Other approaches are also possible. Unlike [19,20], the authors of [25] also consider disconnected regions (i.e., consisting of more than one simple polygon) to yield a more discerning framework consisting of nine different events, additionally defining movement, as well as distinguishing two types of merging and of splitting based on the geometric characteristics of the regions. The authors of [26] provide the pure topological events: appearance, disappearance and two types of merging and splitting, distinguishing merging and splitting involving regions with holes and without holes. However, in the case of scalar fields in the plane, it is not possible for a surface network to partition the space into regions with holes (although this is a possibility in surface networks in other embedding spaces, such as a torus).
In summary, the key events relevant to surface networks appear to be: appearance (or splitting), disappearance (or merging) and movement of critical points; and switching of the edges connecting critical points. However, none of the approaches encountered are directly applicable to our decentralized and coordinate-free computing environment. With the exception of [26], none of the approaches described above are decentralized. However, as we have seen, the authors of [26] include several events for regions that are not directly relevant to surface networks. Further, most of the approaches above rely on geometric information about the surface and, so, are ultimately reliant on access to coordinate information about the location of critical points and their associated regions.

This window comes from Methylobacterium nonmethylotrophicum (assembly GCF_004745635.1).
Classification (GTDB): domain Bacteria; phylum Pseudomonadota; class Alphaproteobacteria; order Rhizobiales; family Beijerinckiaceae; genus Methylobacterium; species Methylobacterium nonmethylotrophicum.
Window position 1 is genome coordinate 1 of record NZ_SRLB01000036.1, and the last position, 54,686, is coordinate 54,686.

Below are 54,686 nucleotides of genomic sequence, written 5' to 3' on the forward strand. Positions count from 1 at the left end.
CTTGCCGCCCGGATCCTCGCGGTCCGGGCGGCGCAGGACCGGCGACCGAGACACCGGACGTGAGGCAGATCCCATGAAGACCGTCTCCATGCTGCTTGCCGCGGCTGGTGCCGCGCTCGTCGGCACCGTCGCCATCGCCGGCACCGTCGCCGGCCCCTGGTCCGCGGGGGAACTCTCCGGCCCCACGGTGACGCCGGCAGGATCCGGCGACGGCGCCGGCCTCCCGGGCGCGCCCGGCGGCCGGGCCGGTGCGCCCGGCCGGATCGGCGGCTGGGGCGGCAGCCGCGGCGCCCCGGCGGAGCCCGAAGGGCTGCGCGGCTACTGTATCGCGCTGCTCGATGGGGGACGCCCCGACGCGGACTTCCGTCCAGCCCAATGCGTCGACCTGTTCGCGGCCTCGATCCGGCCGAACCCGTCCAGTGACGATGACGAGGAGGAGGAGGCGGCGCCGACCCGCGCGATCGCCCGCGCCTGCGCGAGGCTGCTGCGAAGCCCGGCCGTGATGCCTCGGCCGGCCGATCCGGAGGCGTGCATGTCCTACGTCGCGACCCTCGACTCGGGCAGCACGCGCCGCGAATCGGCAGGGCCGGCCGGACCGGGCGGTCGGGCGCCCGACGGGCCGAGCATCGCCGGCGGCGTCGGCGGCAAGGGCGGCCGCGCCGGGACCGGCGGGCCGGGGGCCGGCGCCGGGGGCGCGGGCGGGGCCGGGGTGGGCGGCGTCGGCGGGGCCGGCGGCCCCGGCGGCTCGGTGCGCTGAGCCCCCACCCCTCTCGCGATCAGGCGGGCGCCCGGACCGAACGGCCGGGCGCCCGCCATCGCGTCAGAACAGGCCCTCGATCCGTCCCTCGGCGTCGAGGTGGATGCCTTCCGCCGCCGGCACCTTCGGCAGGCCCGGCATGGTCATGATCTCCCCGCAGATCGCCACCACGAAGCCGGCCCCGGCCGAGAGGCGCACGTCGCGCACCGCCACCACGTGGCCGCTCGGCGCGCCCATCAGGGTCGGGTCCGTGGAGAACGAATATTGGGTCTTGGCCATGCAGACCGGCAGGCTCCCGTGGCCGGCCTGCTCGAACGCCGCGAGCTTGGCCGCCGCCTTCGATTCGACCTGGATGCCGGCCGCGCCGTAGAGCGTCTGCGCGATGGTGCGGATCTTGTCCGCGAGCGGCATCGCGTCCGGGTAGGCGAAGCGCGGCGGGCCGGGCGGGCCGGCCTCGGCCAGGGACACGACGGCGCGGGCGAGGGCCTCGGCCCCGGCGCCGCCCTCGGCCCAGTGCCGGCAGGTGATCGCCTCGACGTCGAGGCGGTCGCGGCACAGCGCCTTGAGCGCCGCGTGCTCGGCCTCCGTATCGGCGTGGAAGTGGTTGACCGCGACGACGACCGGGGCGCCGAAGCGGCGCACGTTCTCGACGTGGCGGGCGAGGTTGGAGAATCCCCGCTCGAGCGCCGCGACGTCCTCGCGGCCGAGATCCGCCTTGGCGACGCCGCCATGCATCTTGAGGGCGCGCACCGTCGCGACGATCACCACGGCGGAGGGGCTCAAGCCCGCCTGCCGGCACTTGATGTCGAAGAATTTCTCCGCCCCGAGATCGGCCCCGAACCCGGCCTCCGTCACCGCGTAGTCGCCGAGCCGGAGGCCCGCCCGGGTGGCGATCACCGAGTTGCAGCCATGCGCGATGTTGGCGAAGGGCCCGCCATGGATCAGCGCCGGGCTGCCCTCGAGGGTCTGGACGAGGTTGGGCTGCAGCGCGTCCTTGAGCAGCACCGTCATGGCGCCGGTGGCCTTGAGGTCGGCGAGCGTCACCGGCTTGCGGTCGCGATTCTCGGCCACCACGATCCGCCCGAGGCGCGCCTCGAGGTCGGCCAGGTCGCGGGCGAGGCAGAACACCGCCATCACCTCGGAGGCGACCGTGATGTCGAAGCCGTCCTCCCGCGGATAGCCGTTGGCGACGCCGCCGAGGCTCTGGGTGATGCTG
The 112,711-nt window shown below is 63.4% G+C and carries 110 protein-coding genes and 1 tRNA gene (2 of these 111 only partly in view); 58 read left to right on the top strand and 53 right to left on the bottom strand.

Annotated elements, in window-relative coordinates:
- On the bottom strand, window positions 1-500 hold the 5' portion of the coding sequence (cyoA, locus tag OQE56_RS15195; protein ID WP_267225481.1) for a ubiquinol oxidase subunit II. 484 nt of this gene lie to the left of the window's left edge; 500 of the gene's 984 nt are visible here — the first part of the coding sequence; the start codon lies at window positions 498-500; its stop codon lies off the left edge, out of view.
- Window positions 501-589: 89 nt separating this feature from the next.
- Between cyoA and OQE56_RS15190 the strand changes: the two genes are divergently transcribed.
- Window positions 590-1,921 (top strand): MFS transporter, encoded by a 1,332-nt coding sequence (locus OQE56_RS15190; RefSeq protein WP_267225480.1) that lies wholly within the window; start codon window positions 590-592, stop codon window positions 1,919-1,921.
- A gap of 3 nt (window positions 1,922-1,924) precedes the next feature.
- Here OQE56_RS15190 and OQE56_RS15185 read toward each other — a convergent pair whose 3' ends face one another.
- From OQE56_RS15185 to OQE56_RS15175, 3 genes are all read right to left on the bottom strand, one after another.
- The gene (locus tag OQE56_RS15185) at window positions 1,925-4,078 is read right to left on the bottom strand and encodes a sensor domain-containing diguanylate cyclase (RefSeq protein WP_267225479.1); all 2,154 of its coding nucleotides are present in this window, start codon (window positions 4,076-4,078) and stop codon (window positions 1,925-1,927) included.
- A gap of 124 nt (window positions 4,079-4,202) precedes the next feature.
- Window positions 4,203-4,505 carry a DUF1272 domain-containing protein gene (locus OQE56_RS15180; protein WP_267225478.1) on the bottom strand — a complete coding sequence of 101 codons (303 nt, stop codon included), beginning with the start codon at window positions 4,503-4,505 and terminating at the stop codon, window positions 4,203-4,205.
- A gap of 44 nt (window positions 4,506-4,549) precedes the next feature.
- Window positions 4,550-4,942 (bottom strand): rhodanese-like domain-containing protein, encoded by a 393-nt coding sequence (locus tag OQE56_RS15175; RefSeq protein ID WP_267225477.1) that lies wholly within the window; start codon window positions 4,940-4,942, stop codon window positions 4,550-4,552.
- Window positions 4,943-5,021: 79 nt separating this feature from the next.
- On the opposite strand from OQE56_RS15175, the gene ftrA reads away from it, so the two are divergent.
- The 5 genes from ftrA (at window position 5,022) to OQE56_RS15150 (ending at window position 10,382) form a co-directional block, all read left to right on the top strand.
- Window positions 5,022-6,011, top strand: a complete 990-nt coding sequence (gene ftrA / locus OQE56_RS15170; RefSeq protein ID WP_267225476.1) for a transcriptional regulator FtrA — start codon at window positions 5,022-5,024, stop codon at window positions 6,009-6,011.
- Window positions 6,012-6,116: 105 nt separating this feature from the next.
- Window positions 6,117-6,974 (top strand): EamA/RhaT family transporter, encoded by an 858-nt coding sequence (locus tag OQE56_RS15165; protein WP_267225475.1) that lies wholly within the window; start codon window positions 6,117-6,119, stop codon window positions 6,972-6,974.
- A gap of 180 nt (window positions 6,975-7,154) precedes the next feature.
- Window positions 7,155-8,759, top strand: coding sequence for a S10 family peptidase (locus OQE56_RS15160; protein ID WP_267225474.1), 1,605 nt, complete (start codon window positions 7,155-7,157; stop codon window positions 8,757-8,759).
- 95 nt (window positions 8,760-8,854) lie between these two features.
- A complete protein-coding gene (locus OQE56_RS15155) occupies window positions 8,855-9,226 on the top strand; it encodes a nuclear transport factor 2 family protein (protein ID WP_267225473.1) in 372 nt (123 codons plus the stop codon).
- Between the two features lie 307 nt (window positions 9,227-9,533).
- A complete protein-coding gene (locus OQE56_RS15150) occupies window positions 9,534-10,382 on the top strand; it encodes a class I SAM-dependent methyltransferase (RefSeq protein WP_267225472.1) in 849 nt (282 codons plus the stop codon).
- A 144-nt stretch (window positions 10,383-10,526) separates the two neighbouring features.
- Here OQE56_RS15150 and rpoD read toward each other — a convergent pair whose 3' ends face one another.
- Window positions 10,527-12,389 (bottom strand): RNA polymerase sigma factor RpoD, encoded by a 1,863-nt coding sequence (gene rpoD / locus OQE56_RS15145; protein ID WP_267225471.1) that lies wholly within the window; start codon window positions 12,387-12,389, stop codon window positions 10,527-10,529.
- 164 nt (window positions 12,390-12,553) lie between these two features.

This paper does, however, substantially revise and extend our previous work in [7]. Our previous work defines and evaluates a decentralized and coordinate-free algorithm to identify critical points and surface networks in a static field. Based on the extended definitions of discrete surface networks, this paper not only defines basic spatial events occurring on surface networks, but also provides a decentralized algorithm to detect these events in a dynamic field.

3. Model

Based on our review of the existing literature relevant to events on surface networks, we will now proceed with the design of an algorithm capable of detecting our four primitive surface network events: appearance, disappearance, movement and switch. The algorithm is amenable to decentralized computation and capable of operating within the constraints of the limited spatial granularity of a sensor network.

3.1. Algorithm Preliminaries